[eDebate] The Educational Goals of Policy Debate

Ede Warner ewarner
Fri Apr 11 06:41:16 CDT 2008

You make some strong points Eli.  And if my purpose was as simple as a search for a compromise looking to allow current debate teams to do what they currently do, yours might be the exact standpoint from which to begin.  But I feel that Mr. Brady, whose post I'll answer in a minute, has a good central point about purpose and method.  My purpose is to see if there is a commonality amongst "educators" in debate.  My purpose is to reflect on whether the educational mission of policy debate sits close enough to the educational mission of my class room, and of my academic institution.  Right now, I'm way more comfortable with the way I teach debate in my Communication Debate class than I am in the NDT/CEDA community, and I believe that the difference has been my personal ability to find a balance between education and competition that serves me better, as an educator, than currently exists in CEDA/NDT.
In my mind, much like building a course from the ground up, we need a primary objective for the course, a series of tools to objective that method, and an assessment plan.  You too, as a young educator - can I get away with that one since I judged you :-) -share that commonality with me.  So, in deference to Mr. Brady's post, and in deference to my discomfort using plan or no plan as the starting point, are "we" willing to shift the dialogue just a little towards an earlier starting point?   It seems to me that policy debate knows how to compete, but we haven't really figured out the educational mission of our activity.  In that kritik language you use to use that I sometimes struggle to understand, I'm trying to deconstruct a little more before we begin to reconstruct.  It's my hope that if people put away their political identity with regards to the political agenda of what and how they want to engage in policy debate, where huge difference currently exists, that we can build a foundation focused on some central similarity.  And I just think we have to find an educational central as the justification for our activity, and I hope, I wish, and I pray that as silent as most are on this list, that there is a coalition of the willing, that crosses the politics of debate ideology, who agree.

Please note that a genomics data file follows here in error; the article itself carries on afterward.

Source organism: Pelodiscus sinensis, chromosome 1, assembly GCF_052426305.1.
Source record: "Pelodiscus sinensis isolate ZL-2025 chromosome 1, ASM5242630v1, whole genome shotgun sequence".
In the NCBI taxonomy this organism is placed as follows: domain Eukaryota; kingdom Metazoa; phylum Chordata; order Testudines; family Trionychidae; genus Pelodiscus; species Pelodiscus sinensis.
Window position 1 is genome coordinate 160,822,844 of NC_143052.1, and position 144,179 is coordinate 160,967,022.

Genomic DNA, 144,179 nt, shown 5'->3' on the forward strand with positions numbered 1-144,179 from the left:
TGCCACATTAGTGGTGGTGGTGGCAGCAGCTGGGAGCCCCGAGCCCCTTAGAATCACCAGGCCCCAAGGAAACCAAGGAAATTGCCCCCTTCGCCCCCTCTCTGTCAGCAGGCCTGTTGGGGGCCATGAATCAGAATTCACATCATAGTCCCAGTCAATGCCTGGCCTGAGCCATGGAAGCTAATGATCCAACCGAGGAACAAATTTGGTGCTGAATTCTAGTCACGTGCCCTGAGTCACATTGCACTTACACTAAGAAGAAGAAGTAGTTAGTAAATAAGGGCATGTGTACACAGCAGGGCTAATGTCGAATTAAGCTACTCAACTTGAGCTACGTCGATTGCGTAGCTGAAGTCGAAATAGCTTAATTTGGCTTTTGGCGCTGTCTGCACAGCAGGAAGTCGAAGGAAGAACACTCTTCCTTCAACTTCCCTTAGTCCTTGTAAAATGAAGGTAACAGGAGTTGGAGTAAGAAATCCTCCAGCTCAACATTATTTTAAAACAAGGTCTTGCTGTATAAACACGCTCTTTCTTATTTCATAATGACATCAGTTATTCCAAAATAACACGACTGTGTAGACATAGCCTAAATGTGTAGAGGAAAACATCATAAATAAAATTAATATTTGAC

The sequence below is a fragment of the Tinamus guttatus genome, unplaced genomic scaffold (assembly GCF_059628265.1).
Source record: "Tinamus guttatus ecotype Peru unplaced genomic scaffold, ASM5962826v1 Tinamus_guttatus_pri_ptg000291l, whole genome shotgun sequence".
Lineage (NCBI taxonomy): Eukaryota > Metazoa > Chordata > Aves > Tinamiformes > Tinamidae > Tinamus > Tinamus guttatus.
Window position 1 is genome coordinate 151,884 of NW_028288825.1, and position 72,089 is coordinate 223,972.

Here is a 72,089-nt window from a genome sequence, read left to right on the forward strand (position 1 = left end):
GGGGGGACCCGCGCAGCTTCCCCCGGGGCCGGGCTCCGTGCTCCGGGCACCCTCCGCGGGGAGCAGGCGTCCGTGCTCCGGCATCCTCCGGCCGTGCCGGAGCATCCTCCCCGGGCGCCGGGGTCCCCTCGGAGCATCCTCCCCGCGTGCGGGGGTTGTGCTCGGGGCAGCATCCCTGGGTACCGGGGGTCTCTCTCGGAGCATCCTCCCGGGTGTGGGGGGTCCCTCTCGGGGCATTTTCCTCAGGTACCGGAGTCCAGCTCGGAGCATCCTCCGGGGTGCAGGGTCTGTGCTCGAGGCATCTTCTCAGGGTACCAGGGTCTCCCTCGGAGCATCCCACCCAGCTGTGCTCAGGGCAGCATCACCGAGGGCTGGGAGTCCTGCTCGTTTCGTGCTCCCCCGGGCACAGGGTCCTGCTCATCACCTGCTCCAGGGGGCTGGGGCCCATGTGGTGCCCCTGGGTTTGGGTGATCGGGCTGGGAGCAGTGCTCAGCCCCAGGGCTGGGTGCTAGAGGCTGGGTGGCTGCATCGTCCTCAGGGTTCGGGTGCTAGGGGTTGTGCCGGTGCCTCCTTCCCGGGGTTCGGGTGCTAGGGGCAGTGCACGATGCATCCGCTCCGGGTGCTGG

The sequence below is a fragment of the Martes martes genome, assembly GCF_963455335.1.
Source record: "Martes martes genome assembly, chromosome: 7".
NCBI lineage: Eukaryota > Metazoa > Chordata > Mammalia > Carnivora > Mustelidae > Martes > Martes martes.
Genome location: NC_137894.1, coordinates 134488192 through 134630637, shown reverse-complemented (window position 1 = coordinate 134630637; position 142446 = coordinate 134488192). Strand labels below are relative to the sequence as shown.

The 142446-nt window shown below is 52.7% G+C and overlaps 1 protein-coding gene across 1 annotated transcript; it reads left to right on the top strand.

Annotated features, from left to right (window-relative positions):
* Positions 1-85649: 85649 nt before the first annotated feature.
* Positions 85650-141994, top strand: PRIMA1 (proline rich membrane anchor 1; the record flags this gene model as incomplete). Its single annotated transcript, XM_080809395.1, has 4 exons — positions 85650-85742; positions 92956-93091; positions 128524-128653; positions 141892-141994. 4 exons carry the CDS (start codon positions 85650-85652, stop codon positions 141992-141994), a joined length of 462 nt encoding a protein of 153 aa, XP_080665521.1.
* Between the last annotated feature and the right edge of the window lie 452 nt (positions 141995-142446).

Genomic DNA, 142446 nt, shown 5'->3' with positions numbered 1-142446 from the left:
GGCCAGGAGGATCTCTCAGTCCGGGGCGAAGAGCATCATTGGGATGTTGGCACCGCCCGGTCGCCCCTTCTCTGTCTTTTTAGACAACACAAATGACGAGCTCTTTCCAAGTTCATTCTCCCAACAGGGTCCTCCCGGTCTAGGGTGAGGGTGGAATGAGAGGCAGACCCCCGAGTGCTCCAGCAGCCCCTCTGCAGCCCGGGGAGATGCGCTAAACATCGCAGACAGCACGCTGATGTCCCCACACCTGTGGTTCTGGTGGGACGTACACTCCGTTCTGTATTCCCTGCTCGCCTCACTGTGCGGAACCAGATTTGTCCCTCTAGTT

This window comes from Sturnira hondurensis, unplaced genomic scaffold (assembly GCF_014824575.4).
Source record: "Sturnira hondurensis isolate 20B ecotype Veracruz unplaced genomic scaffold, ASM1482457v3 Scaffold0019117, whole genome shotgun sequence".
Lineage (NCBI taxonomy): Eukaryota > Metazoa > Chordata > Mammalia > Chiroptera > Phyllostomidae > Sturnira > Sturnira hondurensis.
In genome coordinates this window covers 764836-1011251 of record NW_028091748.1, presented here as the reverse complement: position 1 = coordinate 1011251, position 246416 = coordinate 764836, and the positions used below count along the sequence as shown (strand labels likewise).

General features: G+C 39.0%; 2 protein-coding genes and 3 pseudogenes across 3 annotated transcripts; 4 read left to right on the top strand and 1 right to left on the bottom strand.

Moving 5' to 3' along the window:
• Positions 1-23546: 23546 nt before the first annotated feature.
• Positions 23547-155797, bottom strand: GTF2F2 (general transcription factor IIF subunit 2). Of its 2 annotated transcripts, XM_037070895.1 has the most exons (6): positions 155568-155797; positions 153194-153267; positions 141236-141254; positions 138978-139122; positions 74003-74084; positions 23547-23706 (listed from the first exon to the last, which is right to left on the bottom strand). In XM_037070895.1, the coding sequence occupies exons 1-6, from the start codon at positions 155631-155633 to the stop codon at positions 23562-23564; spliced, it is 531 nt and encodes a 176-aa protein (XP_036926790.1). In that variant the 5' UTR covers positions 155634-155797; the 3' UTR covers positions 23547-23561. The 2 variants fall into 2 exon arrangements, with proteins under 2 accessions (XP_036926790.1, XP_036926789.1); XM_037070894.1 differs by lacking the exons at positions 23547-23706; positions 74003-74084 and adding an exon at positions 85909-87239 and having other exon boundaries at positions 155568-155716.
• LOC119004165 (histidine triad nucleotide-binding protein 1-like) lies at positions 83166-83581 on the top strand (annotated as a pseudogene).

Can we start with people sharing definitions of what they believe policy debate to be, even recognizing that some may be leery of starting there (with "policy"), but I'm willling to start there since I think that makes our organizations (CEDA/NDT) unique, we have debated policy for a debate, although I'm willing to recognize that CEDA's mission certainly wasn't policy debate.  I start there because I believe that the current participants believe there is a unique value to policy debate or they would likely have left. So I'll start there. I've shared my definition Eli in the last post, which I'll share again when asked, but I'm really interested in hearing others.
As an aside, I think this discussion should occur on the CEDA-L listserv, not here.  I will defend my position in my response to Mr. Brady, coming soon.
With Love,
Ede Warner, Jr.
Director of Debate Society/Associate Professor of Communication
University of Louisville
308E Strickler Hall
ewarner at louisville.edu 


From: "Eli Brennan" <elibrennan at gmail.com>